Nowadays grocery shop assortment has perfectly adapted to modern lifestyles and consumers almost seem to have an unlimited amount of choices. The downside of this development is that even though companies may have addressed consumers needs and wants while increasing their profits, this has unfortunately led to excessive use of packaging, tremendous use of natural resources, waste and environmental pollution. As the Sustainable Packaging Coalition points out, packaging accounts for a third of the waste stream in developed countries. (cf. Sustainable Packaging Coalition, 2010) The most serious external costs of packaging lie in the extraction of natural resources, energy consumption and the emission of air and water pollution throughout the manufacturing processes. (cf. Imhoff, 2005) As Bolyston adds, waste is a by-product of affluence, and packaging contributes greatly to the overuse of natural resources on the front end, and excessive waste on the back end. (cf. Boylston, 2009) I am fascinated by the concept of sustainability. On one hand it is a very complex topic that involves a number of aspects that need to be considered at the same time. It seems to be a topic that is very much about solving and balancing conflicts and is therefore a challenging task for a design manager. On the other hand the concept of sustainability is full of good intentions that serve positively to the long term survival of human kind, the environment and businesses as well. As a future design manager I am convinced that sustainability will become the common language of businesses and there are many areas with a real need of sustainable solutions. Due to the short life cycle of packaging and the enormous consumption of todays society, packaging is one of the industries that strongly needs to find sustainable solutions that furthermore will contribute to their own survival on a long-term view. Therefore it is of my interest to investigate sustainability in context of packaging with the goal to find answers that inspire and motivate companies that are keen to take leadership and drive change towards sustainable packaging. The paper begins with an introduction into the context of the packaging. The reasons, why packaging has arrived at a stage where over-consumption has major effects and implications to the environment are described and furthermore, the reasons why change is necessary are explained. The fundamentals of packaging design are investigated and a typical design process of packaging is described. Moreover, the influence of consumer patterns and behaviours is discussed. As a next step, the paper introduces the reader to the concept of sustainability. A general definition of sustainability is given; the sustainable packaging life cycle schematic is explained. Packaging materials, as well as the major barriers and drivers are described. Furthermore, the system thinking approach among other possibilities that contribute to more sustainable packaging is investigated. Moreover, case studies serve as a basis to investigate packaging approaches that either drive, or prevent from moving towards sustainable packaging. Thereafter the analysis, interpretation and evaluation of research activities leads to major insights in context of business benefits and sustainable packaging prerequisites. Finally recommendations for companies are proposed, which provide a comprehensive approach towards sustainable packaging.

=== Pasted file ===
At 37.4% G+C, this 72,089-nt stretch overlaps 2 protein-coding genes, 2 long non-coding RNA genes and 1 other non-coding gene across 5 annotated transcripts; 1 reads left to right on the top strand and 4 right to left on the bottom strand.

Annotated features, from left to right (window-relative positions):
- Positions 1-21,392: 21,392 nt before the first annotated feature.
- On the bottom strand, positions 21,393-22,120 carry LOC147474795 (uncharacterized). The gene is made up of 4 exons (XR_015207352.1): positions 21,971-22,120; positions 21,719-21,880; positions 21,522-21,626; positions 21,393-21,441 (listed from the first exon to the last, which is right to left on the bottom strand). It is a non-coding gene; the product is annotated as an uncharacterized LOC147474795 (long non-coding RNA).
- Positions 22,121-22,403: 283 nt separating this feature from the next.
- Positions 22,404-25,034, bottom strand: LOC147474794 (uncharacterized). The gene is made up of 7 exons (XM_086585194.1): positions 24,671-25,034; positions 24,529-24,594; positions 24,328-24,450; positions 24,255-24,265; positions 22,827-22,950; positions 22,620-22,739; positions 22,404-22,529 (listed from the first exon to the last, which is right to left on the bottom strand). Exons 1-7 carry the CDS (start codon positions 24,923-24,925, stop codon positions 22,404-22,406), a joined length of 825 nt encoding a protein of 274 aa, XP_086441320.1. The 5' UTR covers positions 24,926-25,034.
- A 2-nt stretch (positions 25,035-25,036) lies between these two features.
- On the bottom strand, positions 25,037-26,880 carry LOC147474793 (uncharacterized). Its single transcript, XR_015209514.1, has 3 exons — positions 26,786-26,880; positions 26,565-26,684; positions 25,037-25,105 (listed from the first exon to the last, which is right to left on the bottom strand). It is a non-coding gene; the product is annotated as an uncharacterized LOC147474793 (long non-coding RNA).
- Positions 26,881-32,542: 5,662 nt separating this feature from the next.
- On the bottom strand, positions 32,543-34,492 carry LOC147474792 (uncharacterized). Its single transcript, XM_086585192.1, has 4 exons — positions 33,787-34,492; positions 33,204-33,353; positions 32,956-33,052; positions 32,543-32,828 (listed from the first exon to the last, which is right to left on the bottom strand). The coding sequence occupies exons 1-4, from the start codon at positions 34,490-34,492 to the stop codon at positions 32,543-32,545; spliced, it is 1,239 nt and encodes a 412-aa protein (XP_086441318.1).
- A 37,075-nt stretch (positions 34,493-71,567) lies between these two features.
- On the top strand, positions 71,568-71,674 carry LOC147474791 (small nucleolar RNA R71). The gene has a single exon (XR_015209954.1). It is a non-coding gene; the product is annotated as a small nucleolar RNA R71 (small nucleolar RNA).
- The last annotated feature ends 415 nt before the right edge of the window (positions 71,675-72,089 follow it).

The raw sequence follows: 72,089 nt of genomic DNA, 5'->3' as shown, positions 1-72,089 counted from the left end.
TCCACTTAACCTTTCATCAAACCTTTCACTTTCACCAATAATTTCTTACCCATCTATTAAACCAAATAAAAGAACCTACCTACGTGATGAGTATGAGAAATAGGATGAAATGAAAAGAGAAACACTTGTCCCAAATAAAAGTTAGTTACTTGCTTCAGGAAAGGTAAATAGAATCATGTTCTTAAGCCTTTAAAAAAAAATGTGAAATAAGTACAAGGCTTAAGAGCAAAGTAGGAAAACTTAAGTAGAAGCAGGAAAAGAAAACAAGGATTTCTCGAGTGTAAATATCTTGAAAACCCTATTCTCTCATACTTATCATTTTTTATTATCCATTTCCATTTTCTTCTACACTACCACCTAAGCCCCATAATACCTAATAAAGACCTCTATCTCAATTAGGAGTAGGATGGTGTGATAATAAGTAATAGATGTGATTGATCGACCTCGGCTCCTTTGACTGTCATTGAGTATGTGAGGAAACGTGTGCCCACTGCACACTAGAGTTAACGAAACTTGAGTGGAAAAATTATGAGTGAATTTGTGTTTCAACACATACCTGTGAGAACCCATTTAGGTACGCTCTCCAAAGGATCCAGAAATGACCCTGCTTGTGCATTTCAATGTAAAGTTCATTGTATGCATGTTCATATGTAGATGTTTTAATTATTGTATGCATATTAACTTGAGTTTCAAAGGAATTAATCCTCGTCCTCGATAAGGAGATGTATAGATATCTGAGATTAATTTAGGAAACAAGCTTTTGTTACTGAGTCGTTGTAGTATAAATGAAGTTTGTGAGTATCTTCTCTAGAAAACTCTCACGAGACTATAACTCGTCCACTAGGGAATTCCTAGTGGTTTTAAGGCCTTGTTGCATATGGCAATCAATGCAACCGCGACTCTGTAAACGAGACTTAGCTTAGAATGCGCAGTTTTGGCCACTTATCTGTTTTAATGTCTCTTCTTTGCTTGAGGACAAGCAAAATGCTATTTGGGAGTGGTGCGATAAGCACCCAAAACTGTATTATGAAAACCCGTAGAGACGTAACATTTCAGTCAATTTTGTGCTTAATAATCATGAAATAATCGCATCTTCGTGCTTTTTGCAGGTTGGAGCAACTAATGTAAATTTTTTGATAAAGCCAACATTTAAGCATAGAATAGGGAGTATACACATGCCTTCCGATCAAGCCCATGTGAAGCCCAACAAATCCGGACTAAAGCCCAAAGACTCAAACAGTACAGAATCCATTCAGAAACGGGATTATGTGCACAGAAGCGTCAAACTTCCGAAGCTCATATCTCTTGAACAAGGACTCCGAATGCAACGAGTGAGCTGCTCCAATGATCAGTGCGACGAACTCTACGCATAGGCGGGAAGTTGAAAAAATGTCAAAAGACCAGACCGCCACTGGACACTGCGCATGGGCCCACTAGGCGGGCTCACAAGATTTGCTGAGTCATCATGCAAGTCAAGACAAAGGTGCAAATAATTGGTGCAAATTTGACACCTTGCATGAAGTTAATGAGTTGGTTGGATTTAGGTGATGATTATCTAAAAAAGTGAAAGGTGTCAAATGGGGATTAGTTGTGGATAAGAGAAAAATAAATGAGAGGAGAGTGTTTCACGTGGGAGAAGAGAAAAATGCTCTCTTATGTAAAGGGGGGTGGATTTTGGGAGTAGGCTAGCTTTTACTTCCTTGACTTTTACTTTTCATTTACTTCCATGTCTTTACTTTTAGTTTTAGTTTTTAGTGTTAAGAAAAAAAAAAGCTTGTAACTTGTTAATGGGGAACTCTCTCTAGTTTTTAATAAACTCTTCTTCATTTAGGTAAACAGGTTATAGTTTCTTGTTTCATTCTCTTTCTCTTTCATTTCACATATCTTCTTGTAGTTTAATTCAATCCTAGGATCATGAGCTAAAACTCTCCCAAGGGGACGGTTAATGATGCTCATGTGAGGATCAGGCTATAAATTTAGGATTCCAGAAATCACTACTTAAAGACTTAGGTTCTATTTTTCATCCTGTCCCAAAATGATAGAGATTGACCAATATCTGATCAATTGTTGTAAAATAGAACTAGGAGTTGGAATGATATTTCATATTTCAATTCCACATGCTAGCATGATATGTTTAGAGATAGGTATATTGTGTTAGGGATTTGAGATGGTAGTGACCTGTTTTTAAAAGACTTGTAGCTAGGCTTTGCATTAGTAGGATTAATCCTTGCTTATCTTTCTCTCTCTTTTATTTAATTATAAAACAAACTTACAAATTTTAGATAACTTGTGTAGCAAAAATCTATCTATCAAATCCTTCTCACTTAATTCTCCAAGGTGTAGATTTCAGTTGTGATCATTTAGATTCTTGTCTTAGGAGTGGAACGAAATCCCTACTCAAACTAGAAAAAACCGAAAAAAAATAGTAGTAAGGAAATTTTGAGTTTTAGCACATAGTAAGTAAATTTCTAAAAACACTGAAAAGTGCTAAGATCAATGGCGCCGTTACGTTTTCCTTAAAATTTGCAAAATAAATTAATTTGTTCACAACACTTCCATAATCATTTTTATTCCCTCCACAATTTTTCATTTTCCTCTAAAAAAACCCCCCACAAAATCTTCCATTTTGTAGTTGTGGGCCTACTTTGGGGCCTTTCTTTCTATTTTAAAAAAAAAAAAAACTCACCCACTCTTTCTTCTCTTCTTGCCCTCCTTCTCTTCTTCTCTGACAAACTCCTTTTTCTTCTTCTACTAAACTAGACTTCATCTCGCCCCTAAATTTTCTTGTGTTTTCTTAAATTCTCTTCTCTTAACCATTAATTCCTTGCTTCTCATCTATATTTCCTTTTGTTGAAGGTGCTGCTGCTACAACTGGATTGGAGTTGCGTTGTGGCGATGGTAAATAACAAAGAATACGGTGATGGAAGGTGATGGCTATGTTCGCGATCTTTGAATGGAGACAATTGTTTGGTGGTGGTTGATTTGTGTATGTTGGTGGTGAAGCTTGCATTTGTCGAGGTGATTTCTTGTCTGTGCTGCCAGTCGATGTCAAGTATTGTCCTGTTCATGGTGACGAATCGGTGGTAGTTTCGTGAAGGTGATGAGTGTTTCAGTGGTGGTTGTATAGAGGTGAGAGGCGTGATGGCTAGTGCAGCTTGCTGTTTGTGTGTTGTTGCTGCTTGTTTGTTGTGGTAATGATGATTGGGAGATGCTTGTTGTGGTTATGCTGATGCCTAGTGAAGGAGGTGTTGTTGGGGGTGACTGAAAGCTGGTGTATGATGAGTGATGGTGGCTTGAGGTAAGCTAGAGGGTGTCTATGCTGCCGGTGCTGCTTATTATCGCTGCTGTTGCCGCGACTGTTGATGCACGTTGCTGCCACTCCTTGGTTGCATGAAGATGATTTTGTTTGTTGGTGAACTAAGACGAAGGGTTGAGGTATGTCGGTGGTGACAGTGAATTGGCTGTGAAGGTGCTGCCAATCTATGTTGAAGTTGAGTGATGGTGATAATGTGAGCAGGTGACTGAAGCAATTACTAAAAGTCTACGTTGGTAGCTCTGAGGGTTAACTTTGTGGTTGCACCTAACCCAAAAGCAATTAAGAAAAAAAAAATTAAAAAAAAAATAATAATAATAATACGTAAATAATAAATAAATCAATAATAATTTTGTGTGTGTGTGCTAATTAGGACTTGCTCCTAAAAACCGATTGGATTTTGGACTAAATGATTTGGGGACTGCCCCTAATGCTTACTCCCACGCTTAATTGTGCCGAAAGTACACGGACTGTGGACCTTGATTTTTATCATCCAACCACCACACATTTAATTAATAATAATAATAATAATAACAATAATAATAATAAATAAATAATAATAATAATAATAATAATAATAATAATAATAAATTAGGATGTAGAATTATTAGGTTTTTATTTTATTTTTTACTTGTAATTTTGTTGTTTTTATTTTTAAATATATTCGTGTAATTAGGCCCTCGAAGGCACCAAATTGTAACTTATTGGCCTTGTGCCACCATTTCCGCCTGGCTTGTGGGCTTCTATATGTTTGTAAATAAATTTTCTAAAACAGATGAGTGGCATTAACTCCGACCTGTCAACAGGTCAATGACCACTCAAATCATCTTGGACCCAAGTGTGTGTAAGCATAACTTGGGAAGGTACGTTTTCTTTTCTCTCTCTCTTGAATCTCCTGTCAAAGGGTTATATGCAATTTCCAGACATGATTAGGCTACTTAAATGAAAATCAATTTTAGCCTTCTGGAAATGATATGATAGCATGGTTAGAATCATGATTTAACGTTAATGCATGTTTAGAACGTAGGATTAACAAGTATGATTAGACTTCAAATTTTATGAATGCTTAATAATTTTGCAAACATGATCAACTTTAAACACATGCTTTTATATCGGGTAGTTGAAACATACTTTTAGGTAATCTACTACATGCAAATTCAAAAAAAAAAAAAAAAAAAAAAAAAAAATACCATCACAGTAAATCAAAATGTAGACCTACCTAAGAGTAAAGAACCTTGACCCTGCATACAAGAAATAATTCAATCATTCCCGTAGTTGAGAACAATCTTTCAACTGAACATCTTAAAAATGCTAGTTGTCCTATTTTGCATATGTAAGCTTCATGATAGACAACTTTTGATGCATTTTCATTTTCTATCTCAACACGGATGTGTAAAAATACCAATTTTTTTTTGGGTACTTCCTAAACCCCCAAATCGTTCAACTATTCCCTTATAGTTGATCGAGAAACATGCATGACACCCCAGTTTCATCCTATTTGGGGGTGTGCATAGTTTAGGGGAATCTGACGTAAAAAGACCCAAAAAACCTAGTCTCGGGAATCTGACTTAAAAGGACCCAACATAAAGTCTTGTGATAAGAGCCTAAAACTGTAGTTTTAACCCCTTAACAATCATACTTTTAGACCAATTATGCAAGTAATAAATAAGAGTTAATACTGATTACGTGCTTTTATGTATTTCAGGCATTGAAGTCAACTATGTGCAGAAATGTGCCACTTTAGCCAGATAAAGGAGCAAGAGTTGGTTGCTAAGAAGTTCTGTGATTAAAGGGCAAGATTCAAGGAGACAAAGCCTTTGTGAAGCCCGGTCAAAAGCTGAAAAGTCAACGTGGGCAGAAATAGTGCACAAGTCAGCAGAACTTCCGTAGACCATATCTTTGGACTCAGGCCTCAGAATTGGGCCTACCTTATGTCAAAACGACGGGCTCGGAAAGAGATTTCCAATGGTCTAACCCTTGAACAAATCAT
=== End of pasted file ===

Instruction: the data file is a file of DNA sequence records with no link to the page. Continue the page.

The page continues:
As a starting point it is important to define how this thesis is linked to design management. This section describes the central ideas of design management and how they are relevant to answering the research question and the further procedures. The term design management consists of design and management. The term design stands for an activity and an outcome. This means that design can be seen as an activity, a problem-solving process within design projects, which needs to be managed and finally results in designed outcomes such as products or services. Another facet of design management in context of business is, that it involves a container full of of non-design activities such as marketing, finance, strategic planning and operational activities for instance. (cf. Best, 2006) The term indicates a combination of two different mindsets designers and managers. design management acts as a mediator between these disciplines. Or as Brigitte Borja states, one objective of design management is to familiarise managers with design and designers with management. (cf. de Mozota, 2003) Design management can be seen as an interface that bridges the gap between management and design and between design and production. (cf. HSLU homepage, 2010) It is an interfacing activity of design and management and is at the core an interdisciplinary discipline. (cf. Acklin, Hirter, 2009) Best points out, that in literature there can be found plenty of definitions of design mangement, formulated by practitioners or academic authors such as Farr, Gorb or Topalian & Turner over the last 50 years. Nevertheless, there is no single, universally agreed definition of the term design management. (cf. Best, 2006) To give a single, but comprehensive definition here, Junginer & Lockwood define design management as follows: Design management is the ongoing management and leadership of design organizations, design processes, and designed outcomes (which include products, services, communications, environments and interactions). (cf. Cooper et. al, 2008) In order to demonstrate the core concepts of design management in a visual way, the below design management model by Acklin and Hirter (2009) illustrates the central dimensions of design management. The model has been allocated to Anthonys triangle representing: a) fundamental dimensions (base) and b) activities (right side), level of activities (left side) and movements of the implementation of design management (inside triangle). (cf. Acklin, Hirter, 2009)